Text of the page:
Issue 7.2, August 2003
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Multicriterial Analysis Application in Mine Action

The author proposes how multicriterial analysis should be used to select areas where demining will have the strongest impact on risk reduction, return of displaced persons, and revitalisation of economic and social life.

by Damir Goršeta, CROMAC

Introduction

The scope of mine action has been expanded to comprise demining, mine risk education (MRE), mine victims assistance and advocacy to ban AP landmines. Mine action resources are scarce; thus, they should be carefully targeted. The experience of mine-affected countries shows that a major part of mine-suspected zones are not mine-affected. In most areas, only a few mines may be found. Thus, it is important to exclude a non-contaminated area from the mine-suspected area as soon as possible. This will contribute to higher productivity and efficiency of demining. Besides the need to exclude a non-contaminated area as soon as possible, there is a need to determine which areas should be demined first. Locations and sizes of these areas should depend on end-users’ requests.

Croatia, like many other countries around the world, is contaminated with mines, perfidious weapons that go on killing a long time after a war has ended. Mine victims are mainly civilians, injured or killed many decades after the weapons have become silent. In view of the fact that the number of victims, scale of destruction and costs of solving the problem brought about by mines could be compared to a large-scale ecological disaster, mines might be regarded as weapons that leave behind the most horrible consequences. In addition to human suffering, mines bring about disastrous humanitarian, social and economic losses. The areas contaminated with mines become unavailable and fertile land remains uncultivated and useless.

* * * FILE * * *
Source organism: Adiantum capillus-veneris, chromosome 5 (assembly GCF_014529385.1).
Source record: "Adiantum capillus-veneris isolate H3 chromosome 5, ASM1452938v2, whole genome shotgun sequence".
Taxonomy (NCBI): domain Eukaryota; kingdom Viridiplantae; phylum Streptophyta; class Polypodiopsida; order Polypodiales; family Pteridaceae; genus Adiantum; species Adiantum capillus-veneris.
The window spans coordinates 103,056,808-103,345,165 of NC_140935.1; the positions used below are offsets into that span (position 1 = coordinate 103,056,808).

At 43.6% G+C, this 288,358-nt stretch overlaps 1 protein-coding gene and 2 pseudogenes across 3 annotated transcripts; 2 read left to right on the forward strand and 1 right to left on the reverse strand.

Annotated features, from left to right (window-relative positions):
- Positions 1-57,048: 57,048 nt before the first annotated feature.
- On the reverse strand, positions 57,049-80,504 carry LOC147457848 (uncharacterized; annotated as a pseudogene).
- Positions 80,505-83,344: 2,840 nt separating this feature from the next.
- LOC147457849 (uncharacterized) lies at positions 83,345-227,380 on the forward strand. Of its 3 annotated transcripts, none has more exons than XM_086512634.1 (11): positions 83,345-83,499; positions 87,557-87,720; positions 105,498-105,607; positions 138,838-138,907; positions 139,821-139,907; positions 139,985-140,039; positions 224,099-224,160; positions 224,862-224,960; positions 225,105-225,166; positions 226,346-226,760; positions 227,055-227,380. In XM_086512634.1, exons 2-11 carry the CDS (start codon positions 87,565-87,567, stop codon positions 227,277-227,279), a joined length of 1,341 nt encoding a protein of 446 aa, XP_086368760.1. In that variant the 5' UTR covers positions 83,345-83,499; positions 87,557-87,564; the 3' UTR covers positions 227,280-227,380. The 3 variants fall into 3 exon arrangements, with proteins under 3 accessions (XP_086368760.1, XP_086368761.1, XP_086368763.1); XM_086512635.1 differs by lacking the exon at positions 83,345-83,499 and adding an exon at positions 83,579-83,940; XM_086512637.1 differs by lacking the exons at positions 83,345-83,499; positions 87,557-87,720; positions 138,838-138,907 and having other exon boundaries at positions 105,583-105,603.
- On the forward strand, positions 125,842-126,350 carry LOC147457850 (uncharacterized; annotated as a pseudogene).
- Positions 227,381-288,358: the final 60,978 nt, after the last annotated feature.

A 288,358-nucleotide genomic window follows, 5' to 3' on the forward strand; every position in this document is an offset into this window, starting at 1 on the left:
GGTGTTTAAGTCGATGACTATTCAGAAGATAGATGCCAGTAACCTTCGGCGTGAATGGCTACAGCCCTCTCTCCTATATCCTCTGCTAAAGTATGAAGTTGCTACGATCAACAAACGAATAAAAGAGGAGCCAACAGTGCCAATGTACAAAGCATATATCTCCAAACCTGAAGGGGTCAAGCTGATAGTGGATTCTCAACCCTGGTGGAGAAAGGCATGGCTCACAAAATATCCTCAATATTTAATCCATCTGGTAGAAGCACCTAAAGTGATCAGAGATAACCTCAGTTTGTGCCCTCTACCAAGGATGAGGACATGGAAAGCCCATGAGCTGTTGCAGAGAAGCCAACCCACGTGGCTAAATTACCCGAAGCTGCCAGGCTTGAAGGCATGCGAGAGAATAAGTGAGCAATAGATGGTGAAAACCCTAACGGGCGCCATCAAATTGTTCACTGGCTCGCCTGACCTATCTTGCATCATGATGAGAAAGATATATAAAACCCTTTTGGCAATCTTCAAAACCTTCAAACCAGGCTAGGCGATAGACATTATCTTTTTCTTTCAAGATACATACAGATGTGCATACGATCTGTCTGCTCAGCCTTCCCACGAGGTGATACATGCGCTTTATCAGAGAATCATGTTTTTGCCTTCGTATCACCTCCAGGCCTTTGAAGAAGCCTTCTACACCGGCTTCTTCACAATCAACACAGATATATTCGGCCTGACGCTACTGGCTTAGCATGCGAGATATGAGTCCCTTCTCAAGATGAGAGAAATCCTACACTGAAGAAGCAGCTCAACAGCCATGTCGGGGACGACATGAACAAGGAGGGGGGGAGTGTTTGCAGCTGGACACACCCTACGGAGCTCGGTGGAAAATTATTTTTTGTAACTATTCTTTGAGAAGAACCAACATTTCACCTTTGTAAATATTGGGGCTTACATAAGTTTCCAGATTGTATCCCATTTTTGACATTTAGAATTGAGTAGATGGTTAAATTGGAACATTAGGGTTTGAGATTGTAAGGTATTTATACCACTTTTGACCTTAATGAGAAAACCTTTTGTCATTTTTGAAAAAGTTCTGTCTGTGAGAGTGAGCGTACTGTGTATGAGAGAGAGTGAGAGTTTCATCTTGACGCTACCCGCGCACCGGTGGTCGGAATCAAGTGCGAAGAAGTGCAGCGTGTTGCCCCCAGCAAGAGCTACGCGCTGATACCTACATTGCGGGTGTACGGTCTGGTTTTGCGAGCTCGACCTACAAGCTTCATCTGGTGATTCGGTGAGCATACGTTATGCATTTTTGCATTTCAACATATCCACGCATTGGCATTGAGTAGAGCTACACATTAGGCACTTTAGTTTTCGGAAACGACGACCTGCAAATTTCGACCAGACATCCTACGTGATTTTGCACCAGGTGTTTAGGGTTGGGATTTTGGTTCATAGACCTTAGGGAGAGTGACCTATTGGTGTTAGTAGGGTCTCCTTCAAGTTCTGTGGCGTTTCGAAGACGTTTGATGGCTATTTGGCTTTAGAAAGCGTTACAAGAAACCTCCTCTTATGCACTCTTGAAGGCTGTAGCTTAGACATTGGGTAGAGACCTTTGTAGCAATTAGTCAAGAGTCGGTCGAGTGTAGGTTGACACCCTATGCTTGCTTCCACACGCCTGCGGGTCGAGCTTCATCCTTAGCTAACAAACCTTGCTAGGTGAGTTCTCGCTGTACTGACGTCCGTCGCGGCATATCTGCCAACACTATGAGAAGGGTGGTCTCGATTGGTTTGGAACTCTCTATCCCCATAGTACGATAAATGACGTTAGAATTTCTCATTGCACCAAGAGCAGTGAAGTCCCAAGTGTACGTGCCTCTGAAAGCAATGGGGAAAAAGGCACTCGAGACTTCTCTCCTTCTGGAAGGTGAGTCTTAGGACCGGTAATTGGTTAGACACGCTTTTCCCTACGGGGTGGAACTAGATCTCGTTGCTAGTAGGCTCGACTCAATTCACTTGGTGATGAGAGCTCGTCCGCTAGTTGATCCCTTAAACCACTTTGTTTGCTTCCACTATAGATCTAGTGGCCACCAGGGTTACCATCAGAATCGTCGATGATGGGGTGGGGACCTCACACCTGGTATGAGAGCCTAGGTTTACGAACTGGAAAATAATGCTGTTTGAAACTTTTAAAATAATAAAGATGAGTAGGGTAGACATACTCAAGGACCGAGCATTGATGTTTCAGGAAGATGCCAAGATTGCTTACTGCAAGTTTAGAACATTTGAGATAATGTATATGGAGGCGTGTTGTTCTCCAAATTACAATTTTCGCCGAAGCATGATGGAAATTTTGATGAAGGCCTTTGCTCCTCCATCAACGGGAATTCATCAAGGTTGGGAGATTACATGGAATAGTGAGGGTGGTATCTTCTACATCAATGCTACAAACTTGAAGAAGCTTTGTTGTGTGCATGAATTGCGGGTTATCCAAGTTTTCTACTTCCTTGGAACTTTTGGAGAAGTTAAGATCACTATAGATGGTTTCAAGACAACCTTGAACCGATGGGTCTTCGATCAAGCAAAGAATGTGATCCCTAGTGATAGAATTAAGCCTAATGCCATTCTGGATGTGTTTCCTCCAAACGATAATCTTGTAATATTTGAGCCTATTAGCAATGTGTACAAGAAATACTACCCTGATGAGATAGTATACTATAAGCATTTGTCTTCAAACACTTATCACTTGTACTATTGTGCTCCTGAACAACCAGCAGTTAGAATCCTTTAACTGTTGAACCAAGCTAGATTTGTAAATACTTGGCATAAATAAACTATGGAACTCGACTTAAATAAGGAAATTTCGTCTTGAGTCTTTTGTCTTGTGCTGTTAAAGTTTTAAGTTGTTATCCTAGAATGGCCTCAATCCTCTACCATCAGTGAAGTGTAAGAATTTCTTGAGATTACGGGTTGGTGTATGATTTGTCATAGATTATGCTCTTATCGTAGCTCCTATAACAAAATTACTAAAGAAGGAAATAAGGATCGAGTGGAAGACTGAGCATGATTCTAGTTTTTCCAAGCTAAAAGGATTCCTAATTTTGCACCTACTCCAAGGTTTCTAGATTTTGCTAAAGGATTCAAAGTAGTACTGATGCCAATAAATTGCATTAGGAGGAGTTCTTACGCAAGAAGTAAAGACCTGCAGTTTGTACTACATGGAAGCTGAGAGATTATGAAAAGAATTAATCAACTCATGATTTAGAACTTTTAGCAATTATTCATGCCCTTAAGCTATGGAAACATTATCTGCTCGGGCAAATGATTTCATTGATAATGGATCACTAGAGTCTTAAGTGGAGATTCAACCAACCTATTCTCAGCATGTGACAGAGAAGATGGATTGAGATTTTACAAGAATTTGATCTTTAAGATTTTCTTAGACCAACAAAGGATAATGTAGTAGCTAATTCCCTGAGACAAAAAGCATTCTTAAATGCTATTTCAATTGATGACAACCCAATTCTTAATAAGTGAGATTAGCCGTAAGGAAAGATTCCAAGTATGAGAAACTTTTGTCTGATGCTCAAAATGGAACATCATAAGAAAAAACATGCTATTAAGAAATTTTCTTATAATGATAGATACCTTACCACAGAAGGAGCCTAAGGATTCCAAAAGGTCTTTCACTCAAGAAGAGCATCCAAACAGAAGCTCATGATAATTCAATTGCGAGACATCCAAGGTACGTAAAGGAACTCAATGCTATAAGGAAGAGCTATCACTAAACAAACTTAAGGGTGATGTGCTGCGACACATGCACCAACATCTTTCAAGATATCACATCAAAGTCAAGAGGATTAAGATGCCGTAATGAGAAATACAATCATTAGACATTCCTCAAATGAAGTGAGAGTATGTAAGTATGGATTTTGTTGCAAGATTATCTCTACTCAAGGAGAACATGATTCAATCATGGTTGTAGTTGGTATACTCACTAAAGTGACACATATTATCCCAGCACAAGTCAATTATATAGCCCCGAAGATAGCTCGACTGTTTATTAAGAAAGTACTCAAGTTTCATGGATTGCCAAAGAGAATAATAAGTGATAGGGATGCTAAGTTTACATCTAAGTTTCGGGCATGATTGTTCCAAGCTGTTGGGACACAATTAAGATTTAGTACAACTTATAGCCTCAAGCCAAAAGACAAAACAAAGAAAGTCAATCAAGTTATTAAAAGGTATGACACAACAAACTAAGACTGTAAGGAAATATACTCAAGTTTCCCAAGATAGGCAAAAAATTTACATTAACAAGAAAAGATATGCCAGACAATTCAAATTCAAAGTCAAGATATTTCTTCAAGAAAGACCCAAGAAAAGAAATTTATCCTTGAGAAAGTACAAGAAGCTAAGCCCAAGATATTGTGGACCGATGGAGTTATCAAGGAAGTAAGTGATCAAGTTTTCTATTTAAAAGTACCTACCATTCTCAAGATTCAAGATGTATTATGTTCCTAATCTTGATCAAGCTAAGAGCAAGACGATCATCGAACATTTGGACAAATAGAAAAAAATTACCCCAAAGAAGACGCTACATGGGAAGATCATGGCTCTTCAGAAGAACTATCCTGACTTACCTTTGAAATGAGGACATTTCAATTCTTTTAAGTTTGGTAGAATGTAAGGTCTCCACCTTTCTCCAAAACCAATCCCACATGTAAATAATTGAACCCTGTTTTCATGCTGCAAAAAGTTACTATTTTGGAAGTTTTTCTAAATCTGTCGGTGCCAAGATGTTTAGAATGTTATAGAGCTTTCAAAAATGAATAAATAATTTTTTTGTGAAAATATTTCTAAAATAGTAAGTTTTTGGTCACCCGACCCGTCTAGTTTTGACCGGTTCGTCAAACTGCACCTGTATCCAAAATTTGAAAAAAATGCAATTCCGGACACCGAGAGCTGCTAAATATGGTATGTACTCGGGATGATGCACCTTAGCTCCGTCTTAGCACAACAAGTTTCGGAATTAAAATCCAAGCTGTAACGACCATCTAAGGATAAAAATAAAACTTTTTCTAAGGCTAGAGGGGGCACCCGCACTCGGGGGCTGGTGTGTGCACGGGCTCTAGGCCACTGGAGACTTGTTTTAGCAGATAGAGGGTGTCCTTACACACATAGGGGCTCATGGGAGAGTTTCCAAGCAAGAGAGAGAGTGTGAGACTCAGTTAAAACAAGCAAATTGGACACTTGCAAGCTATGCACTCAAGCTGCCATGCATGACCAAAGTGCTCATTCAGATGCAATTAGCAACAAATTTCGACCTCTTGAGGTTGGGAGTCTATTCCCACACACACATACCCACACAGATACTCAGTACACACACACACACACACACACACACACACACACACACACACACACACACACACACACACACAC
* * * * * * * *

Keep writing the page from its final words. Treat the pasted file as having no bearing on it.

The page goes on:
Problem Description

Croatia is one of the 10 most mine-contaminated countries in the world. The realistic estimation is that about one million mines have been laid in Croatia. The mine-suspected areas are estimated to cover 1,700 sq km. About 170 sq km are covered with minefields, while the rest of the area is contaminated with individual explosive ordnance. Mine-suspected areas and minefields are located in 14 of 21 counties. Problems are caused by the fact that not all minefields are marked or consistent, and a number of mines have unknown locations, are not registered, have been mined by non-professionals or have moved due to weather conditions and erosion. There is also a big problem with a large number of UXO.

In view of problems caused by mines, it is clear that the main goal is to demine the Croatian territory as soon as possible, thus eliminating all risks. In the meantime, it is necessary to evaluate areas contaminated with mines, asking which demining approach will have the biggest impact on lowering the risk for human life, preserving material assets, encouraging refugees’ return, and revitalising the economy and social life while incurring the least costs and the most safety. Because of evident conflicts of interest and local political pressure, the intention was to develop a methodology that would make the decision process of the optimal policies for risk reduction more objective and based on real parameters. In order to achieve this objective, a pilot project for the most endangered county was launched with the intention of establishing effective methodology and proving the possibility for application in other areas.